The article opens with a description of General Electric’s disease management (DM) misadventure and contrasts that with the seemingly inexplicable $2.5 billion commitment of 75% of the nation’s large employers to the DM industry. Even more mysterious to authors Chad Terhune and Arlene Weintraub is the success of ‘industry lobbyists’ in convincing the Obama Administration and Congress to include some version of DM in health reform. They credit a vast lobbying operation, fanciful marketing, exaggeration, lack of scrutiny and the dissemination of biased insider studies. And what unfriendly news article on DM would be complete without dredging up the hapless Medicare Health Support study. Alas, says the expert-critics that are quoted in this piece, tobacco cessation and exercise promotion have no return on investment, it's all waste, it's all money down the drain!
To the reporters’ credit, they did take the time to interview industry veterans who recycle many of the Ver. 1.0 arguments in favor of disease management: 1) the fact that employers and Medicaid programs continue to support the concept year after year cannot be ascribed to naivety, there’s gotta be something to this, 2) studies in the public domain are old studies with crude methodologies examining relatively primitive programs, while newer studies or newer programs are in-house, involve state-of-the-art consumer/physician oureach and not readily available to dubious reporters, and 3) enough with Medicare Health Support already, it was stillborn thanks to sicker patients tilting the intervention groups and Medicare strangling things by not providing timely information.
The Disease Management Care Blog offers up some additional Ver. 2.0 observations not addressed in Business Week:
1. While measures used to gauge DM, such as claims expense and hospitalizations are relatively crude, the DM industry has only just begun to coalesce around a common assessment methodology. Future reports on DM’s programs will a) hopefully use it and b) submit their findings to peer review. Pending that.....
2. No proof that DM works is not the same as proof that DM doesn’t work. And if the lack of proof is the standard by which we should judge the merits of medical care in general, what proof is there that the patient centered medical home, pay for performance or the electronic health record really saves money? Or for that matter, has anyone subjected primary care to a prospective randomized clinical trial? Before readers shake their heads at such apostasy, consider an important question: would the introduction of a primary care network into Dade Country result in lower per capita health care costs?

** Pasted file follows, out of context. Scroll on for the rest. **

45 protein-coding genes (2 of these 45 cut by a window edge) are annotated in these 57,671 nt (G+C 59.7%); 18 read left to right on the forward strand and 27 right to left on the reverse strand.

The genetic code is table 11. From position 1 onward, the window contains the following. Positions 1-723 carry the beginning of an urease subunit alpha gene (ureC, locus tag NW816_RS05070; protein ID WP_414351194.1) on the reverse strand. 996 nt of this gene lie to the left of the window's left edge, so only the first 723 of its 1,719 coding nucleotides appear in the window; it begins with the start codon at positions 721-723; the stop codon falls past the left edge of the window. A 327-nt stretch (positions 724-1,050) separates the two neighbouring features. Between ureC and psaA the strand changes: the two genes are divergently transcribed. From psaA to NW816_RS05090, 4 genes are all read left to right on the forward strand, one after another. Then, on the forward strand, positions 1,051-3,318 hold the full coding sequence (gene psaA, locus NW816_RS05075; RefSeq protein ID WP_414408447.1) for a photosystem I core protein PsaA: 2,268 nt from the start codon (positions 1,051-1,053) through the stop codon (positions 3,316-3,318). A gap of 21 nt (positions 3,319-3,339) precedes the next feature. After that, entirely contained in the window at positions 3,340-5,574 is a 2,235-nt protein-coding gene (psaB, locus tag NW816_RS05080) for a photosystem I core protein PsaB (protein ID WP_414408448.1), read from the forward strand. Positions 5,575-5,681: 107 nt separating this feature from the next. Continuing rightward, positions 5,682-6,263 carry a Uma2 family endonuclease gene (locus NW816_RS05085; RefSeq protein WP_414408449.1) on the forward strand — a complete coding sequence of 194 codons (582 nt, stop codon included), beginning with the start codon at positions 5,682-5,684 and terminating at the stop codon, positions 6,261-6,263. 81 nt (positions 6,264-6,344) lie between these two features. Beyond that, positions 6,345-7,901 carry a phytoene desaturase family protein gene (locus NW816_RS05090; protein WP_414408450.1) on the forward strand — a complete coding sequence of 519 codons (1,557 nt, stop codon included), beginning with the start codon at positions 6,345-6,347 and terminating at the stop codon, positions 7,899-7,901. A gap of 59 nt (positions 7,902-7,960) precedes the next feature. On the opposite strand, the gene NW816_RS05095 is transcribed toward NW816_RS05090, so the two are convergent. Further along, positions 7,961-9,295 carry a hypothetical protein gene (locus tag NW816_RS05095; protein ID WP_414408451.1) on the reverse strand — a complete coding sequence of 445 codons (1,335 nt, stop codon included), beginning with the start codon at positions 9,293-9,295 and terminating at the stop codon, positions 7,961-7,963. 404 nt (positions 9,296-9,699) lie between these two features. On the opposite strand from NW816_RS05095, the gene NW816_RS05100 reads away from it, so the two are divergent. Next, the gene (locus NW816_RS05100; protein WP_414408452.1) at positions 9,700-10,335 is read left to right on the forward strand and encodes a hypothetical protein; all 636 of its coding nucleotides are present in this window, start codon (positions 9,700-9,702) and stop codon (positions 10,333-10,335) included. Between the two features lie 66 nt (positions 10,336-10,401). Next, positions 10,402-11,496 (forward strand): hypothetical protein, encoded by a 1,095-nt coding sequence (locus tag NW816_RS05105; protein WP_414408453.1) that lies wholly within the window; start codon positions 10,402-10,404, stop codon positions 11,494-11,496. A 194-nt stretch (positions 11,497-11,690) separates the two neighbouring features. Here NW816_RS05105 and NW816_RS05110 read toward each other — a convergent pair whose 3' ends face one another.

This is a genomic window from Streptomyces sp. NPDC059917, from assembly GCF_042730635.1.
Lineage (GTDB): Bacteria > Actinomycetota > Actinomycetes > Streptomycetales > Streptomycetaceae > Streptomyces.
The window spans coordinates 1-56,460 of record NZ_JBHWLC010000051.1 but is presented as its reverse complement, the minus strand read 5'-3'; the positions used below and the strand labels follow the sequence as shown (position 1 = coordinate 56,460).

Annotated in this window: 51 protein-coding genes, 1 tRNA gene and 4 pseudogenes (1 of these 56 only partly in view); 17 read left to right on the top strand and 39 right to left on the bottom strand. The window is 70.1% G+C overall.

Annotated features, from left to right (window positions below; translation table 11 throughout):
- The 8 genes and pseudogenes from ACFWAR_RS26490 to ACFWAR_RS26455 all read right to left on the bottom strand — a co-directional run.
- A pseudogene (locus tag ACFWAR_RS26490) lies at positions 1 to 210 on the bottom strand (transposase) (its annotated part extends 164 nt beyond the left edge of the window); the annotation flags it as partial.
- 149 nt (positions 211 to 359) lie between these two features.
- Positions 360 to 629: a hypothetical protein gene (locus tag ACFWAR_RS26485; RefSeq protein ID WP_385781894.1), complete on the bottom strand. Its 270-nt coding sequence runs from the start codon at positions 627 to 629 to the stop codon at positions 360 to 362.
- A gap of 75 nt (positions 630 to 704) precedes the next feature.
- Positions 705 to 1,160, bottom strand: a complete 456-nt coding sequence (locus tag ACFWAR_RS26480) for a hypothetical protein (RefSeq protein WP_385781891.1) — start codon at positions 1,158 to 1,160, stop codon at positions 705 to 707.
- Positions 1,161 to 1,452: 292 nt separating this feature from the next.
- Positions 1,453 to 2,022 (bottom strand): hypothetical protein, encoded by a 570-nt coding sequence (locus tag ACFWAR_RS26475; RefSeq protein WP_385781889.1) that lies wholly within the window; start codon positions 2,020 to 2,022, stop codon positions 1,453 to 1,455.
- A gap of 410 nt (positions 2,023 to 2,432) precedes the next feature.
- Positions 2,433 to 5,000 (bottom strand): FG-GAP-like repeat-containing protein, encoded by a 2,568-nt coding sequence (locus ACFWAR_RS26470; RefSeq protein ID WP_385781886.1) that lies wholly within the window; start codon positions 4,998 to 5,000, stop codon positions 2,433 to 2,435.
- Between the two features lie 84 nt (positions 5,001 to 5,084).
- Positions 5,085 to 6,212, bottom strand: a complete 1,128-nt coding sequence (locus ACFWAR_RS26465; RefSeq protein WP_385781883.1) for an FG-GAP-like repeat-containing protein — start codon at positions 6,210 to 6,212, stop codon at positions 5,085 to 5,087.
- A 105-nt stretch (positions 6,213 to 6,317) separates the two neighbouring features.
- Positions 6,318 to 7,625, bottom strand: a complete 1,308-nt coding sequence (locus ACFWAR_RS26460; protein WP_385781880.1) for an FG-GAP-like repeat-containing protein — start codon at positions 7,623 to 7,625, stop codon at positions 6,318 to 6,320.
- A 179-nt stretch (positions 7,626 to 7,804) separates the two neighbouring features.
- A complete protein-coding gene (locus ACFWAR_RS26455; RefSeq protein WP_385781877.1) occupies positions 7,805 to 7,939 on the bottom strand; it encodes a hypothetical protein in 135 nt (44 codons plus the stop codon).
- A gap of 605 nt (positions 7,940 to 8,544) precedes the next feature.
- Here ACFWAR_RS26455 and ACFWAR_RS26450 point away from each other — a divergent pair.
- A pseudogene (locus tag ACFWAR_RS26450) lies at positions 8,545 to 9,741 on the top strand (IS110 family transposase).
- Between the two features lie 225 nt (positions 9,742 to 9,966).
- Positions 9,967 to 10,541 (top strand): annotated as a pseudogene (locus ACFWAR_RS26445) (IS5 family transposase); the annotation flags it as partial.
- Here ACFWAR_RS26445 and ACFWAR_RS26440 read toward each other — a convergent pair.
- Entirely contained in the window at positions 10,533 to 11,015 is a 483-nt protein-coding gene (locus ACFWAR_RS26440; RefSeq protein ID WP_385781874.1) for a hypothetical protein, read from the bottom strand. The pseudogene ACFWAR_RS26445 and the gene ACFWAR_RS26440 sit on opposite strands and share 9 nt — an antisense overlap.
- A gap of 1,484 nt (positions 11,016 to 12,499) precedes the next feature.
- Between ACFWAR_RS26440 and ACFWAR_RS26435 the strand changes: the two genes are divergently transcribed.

3. While the lack of proof is a result of the lack of positive peer reviewed research, but maybe it’s peer reviewed research's reliance on randomized clinical trials that is lacking. To quote Don Berwick in JAMA:
'...multicomponent intervention (is) essentially a process of social change. The effectiveness of these systems is sensitive to an array of influences: leadership, changing environments, details of implementation, organizational history, and much more. In such complex terrain, the RCT is an impoverished way to learn. Critics who use it as a truth standard in this context are incorrect.'
4. As for the MHS demo, the DMCB doesn't believe any DM results from FFS Medicare is generalizable to the commerical employed populations. It's a different kind of population with a different kind of insurance benefit. What's more, the DMCB thinks it's notoriously difficult to demonstrate any savings in a FFS Medicare setting. Even the allegedly successful Medicare Coordinated Care Demo would have been a complete bust if it weren't for some statistical legerdemain that barely squeezed 1 success out of 15 times at bat. The DMCB thinks that there is too much ‘noise’ in the health care utilization of an elderly 'free-range' population with access to every health care option known to man. Modern clinical trial methodology just may not be up to the task to detect differences in an environment with a relentless 10% trend.
5. Finally, the DMCB says the real value of DM is not necessarily a function of how much it can reduce costs. Rather, its value is based on what offers for the cost. While the Business Week article alleges it adds up to billions, the cost at an individual level per member per month is comparatively modest and the benefit to the consumer is relatively high. Compared to the majority of high-cost low-value services typically covered by U.S. health insurance, DM is a bargain. The coin of the realm is NOT saving money but giving consumers their money’s worth.
(Welcome Cav of Risk Readers! There's more on this topic here)